What to do when a listing is overpriced

STARTING OUT

September 04, 1994|By Dian Hymer

Should I make an offer on an overpriced listing?

There are several reasons why a listing might be overpriced. The sellers may be using a new or out-of-area real estate agent who's unfamiliar with local values and the sellers may be misinformed about the value of their home.

Sometimes sellers who purchased their home at a time when values were higher have difficulty accepting that the value of their property has dropped. Or, the property may be unique and difficult to price. Finally, the sellers may have bought another dTC property before selling and they need to sell for a certain price in order to complete the purchase.

Don't rule out making an offer on a house you like just because it's overpriced. But, before you spend time trying to buy a house that's priced too high, do some investigation. Ask your agent to find out why the house is priced high. Is it agent error, uncertainty about the price, or unreasonableness on the seller's part? If the sellers will only sell if they get a price that's too high for the market, don't waste your time.

Find out how long the property has been on the market. Have there been any offers? Try to find out what prices the sellers turned down and how long ago the offers were made. Have there been any price reductions? What is the sellers' motivation to sell? If they have bought another house on a noncontingent basis, or if they've accepted a transfer, they may need to sell regardless of the price. In this case, it's usually only a matter of time before they accept a realistic price. Likewise, a builder with surplus inventory may be willing to negotiate rather than incur the costs of holding onto the properties longer.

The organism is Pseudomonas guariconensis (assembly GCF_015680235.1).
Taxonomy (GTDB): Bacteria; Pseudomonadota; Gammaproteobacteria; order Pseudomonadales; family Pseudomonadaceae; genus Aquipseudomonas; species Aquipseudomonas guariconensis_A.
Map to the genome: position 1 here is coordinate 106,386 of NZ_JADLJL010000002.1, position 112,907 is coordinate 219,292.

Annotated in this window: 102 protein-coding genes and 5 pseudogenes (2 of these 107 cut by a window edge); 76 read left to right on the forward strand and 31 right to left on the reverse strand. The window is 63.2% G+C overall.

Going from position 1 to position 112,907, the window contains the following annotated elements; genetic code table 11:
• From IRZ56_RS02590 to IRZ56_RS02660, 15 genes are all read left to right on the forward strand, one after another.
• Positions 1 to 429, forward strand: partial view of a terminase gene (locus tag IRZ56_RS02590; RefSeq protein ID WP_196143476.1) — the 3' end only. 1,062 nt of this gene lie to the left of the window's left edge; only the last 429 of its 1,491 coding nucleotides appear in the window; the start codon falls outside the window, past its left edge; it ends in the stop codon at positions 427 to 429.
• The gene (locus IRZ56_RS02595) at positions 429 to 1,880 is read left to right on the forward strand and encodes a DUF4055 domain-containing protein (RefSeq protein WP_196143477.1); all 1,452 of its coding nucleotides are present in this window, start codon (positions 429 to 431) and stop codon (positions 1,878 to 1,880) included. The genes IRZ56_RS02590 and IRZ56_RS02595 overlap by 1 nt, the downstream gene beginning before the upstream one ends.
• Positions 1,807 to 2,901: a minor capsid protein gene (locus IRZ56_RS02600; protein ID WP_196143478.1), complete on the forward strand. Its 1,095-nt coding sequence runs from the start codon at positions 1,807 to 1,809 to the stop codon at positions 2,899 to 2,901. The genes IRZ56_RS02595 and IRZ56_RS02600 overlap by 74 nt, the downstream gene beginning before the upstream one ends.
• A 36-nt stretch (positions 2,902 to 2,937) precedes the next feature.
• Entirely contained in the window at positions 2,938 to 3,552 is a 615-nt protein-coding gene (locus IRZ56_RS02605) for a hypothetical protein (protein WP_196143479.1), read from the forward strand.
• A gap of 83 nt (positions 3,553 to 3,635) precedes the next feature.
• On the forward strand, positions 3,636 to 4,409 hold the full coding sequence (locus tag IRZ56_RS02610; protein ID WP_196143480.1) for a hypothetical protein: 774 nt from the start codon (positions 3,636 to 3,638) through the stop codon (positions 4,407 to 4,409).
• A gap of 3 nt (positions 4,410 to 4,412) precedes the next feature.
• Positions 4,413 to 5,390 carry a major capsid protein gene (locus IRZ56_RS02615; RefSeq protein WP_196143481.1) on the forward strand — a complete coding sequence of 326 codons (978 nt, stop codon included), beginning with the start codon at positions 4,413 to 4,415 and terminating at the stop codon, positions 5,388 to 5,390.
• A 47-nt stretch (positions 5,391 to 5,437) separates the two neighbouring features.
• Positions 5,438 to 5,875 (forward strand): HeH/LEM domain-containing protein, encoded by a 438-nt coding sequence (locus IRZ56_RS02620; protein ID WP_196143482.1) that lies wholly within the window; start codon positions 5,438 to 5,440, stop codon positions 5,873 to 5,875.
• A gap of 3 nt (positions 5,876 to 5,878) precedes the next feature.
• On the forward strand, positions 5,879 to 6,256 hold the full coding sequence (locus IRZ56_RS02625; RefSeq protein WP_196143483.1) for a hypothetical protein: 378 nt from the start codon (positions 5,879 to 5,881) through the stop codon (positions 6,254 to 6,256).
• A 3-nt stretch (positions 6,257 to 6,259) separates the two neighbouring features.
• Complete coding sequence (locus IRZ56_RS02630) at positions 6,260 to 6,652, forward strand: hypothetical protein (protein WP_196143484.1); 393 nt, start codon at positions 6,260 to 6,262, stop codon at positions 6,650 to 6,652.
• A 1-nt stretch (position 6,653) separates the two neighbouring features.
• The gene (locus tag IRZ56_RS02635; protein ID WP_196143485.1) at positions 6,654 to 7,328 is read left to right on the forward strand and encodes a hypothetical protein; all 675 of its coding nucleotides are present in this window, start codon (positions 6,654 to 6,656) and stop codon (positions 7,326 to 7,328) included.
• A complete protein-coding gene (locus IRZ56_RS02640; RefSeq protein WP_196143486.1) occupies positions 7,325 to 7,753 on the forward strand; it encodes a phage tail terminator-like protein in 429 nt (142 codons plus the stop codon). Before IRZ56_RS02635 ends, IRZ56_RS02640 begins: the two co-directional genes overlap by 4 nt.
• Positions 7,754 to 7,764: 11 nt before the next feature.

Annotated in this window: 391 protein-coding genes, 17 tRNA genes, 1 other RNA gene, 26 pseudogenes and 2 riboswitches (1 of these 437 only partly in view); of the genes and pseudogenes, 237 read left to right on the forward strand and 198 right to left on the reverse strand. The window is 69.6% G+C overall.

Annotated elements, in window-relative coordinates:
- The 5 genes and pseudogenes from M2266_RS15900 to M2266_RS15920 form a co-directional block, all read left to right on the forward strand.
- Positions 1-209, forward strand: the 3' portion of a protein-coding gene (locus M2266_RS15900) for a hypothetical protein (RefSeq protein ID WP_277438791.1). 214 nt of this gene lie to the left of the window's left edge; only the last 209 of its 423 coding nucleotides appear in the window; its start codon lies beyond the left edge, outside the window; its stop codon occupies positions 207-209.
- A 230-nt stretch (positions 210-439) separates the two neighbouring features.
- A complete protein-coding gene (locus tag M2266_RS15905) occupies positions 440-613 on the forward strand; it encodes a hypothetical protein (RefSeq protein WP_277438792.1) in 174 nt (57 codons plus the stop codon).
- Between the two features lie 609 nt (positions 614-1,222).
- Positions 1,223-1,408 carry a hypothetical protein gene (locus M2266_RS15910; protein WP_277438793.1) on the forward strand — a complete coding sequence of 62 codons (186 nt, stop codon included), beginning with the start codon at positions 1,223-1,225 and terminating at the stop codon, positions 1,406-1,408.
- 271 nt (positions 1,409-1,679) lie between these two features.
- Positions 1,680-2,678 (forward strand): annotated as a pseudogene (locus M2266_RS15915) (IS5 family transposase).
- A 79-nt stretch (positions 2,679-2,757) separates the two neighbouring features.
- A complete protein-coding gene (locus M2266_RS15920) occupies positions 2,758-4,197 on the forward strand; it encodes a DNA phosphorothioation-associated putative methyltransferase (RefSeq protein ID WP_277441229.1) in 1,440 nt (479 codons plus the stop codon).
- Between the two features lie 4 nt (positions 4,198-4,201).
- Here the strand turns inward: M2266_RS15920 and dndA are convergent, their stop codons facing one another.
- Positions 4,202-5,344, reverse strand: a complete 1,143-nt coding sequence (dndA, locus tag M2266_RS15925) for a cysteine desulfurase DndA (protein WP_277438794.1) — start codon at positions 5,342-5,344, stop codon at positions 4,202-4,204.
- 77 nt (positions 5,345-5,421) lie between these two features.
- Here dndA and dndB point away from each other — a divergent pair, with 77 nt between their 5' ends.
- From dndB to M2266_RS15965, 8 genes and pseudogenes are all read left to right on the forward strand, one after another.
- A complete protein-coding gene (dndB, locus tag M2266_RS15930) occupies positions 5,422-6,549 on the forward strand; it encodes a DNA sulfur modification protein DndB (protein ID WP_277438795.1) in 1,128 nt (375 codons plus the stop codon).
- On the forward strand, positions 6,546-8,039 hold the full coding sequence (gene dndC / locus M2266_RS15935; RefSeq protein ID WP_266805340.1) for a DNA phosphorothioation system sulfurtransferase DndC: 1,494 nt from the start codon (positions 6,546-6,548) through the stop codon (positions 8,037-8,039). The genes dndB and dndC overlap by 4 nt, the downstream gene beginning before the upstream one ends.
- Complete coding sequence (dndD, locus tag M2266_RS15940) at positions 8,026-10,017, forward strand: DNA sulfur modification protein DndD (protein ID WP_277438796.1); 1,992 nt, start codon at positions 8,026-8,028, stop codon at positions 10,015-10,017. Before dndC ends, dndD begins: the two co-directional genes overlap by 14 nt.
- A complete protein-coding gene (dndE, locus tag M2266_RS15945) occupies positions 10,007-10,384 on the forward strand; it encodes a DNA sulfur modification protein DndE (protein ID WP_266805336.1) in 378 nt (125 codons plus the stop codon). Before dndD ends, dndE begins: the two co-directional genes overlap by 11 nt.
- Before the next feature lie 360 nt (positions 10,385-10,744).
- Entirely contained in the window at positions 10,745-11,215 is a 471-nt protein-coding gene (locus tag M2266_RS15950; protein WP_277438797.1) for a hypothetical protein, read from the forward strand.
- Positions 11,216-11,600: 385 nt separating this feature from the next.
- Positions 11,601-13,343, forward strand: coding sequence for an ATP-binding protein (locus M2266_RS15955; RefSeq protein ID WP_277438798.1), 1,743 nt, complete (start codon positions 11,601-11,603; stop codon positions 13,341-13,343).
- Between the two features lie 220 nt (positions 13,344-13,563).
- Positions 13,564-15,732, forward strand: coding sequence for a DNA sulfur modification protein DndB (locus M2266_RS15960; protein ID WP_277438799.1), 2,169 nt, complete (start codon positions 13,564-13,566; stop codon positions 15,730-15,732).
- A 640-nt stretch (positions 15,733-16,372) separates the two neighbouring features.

FIRST-TIME TIP: Trying to buy a house that's listed too high takes patience and determination. You may not get very far if you make a low offer on an overpriced listing that's new on the market. Sellers of overpriced listings usually have to test the market before they'll entertain a lower price.

But, after the house has been on the market awhile, make a realistic offer and arm yourself with as much ammunition as possible. Get pre-approved for a loan so the seller knows you can close quickly. Have your agent provide comparable sales information to justify your offer. Find out about the sellers' needs so that you can tailor your offer to accommodate them.

Be prepared for rejection. The sellers may respond unreasonably to a lower price. However, they may yield some ground after countering back and forth. If you reach a stalemate, drop the negotiations and make another offer a few weeks later if the house is still available. Given time to ponder, sellers often become more willing to negotiate.

THE CLOSING: The key to making any negotiation work is to explore every option to try to find a common meeting ground. It usually takes more time and effort to buy a house that's listed too high. But if you stick it out, it's worth it. Plus you'll avoid the frustration of competing with multiple buyers.

Dian Hymer's column is syndicated through Inman News Features. Send questions and comments care of Inman News Features, 5335 College Ave., No. 25, Oakland, Calif. 94618

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